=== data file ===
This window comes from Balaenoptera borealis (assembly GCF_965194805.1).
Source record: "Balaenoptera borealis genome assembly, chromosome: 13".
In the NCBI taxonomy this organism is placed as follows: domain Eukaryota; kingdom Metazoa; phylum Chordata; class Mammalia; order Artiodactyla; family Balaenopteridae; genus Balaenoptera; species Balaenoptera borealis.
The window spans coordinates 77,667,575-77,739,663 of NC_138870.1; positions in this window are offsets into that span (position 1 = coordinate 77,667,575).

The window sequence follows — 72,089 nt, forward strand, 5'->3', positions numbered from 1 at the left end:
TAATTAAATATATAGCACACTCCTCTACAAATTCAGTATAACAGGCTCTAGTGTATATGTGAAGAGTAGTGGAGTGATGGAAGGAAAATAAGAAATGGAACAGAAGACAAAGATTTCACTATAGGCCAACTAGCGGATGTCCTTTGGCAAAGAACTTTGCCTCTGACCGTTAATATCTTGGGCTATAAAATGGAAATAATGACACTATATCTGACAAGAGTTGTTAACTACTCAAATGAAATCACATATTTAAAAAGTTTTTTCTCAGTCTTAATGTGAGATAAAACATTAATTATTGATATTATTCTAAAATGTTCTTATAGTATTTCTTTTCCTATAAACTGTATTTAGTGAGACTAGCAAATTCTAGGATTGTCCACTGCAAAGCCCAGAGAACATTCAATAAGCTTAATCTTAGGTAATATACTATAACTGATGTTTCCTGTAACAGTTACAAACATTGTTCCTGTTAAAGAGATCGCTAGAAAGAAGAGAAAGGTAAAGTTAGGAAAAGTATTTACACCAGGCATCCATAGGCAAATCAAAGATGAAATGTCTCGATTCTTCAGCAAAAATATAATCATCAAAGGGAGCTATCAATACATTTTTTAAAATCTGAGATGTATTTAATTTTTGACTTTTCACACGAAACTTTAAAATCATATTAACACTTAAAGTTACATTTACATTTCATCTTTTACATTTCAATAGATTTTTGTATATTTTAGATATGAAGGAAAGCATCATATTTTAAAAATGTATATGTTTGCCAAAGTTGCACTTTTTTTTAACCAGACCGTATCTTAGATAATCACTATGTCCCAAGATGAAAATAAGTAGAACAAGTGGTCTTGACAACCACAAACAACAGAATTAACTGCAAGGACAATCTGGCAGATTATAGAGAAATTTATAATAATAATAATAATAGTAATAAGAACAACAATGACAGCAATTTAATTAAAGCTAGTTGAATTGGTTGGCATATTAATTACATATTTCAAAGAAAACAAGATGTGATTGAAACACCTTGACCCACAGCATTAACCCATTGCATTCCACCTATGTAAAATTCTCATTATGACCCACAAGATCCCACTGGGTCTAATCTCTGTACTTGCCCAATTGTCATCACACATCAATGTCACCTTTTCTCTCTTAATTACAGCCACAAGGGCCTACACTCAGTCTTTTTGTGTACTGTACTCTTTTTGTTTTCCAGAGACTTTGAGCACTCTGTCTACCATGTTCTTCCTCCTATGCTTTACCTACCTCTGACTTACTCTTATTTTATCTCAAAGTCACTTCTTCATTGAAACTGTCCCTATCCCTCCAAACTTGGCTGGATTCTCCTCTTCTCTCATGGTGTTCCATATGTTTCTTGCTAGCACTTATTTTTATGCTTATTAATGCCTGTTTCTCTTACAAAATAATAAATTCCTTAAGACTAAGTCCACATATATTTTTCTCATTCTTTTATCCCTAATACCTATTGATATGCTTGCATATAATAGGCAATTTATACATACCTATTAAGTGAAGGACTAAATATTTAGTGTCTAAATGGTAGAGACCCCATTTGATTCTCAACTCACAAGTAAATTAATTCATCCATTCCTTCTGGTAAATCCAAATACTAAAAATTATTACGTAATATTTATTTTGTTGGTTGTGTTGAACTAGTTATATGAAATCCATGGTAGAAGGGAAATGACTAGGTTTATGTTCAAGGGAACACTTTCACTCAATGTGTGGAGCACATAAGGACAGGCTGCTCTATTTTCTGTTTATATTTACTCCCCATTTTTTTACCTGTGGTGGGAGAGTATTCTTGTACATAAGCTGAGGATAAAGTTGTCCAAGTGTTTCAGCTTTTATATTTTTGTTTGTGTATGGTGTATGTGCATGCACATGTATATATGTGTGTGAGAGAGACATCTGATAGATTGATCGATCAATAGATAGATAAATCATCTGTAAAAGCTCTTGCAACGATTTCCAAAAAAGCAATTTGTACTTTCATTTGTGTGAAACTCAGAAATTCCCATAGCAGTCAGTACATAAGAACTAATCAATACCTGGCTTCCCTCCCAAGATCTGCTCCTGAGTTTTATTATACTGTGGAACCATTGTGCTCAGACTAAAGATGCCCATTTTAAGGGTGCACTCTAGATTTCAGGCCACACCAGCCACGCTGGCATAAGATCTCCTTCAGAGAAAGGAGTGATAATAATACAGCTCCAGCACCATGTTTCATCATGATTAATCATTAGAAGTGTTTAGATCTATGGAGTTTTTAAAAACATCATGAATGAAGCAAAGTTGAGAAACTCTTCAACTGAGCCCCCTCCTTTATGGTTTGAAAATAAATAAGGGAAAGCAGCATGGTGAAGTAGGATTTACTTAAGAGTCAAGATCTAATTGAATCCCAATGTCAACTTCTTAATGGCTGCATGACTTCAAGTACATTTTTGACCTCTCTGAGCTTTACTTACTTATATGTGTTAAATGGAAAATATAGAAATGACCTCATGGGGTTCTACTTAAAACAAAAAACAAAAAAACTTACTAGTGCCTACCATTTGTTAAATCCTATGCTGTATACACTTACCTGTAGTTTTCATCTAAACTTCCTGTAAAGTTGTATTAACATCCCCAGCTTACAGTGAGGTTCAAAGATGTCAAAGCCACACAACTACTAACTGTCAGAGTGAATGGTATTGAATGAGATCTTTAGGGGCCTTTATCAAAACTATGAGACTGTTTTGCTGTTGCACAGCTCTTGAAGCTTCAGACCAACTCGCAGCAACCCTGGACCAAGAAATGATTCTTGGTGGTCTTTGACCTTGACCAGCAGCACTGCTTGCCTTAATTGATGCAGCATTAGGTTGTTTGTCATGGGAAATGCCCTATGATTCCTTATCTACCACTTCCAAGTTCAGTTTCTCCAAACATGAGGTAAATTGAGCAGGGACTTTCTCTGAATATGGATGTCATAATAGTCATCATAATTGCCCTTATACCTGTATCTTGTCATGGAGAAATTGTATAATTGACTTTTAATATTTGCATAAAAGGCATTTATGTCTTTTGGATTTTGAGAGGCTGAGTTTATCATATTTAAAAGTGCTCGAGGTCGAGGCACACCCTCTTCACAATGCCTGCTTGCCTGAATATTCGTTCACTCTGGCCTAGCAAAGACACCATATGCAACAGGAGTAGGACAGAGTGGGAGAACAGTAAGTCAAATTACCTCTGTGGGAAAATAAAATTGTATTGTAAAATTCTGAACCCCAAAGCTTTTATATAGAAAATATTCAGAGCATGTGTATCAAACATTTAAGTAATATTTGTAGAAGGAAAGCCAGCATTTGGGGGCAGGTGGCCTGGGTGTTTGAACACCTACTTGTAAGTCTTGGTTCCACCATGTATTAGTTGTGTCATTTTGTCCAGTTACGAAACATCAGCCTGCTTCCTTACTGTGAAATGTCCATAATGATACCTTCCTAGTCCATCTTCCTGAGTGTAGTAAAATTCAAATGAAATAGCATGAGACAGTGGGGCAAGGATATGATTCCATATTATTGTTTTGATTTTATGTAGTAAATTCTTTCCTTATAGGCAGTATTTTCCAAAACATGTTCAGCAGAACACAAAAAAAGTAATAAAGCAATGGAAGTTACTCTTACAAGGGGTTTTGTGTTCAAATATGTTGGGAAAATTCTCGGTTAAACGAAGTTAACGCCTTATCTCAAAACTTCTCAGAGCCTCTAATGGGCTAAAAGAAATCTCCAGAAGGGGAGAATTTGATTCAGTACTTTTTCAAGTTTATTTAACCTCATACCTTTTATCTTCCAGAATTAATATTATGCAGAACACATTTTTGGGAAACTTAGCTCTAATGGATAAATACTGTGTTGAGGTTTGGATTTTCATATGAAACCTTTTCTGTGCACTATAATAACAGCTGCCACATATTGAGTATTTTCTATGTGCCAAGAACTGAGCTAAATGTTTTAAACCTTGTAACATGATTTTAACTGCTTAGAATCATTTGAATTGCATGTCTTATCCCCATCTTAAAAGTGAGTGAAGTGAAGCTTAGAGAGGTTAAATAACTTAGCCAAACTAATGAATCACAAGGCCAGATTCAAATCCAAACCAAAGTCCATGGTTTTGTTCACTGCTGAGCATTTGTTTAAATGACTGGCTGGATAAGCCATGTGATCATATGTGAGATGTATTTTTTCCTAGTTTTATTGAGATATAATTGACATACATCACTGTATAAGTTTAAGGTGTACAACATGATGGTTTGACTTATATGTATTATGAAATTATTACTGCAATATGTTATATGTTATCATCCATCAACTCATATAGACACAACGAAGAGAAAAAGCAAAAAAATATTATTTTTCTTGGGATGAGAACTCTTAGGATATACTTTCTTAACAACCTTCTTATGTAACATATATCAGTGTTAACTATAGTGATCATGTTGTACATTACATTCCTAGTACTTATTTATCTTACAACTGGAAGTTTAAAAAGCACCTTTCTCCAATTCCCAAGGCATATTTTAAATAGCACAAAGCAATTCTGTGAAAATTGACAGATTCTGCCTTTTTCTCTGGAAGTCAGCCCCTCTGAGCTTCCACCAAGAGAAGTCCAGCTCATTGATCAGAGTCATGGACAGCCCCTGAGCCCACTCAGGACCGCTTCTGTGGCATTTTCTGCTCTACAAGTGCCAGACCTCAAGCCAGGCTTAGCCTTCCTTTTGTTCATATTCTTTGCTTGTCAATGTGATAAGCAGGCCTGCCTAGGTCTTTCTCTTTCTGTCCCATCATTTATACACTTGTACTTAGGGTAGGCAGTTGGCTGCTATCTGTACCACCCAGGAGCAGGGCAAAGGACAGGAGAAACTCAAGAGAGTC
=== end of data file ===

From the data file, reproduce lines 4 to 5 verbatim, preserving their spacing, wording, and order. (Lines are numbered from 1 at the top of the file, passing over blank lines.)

The window spans coordinates 77,667,575-77,739,663 of NC_138870.1; positions in this window are offsets into that span (position 1 = coordinate 77,667,575).

The window sequence follows — 72,089 nt, forward strand, 5'->3', positions numbered from 1 at the left end: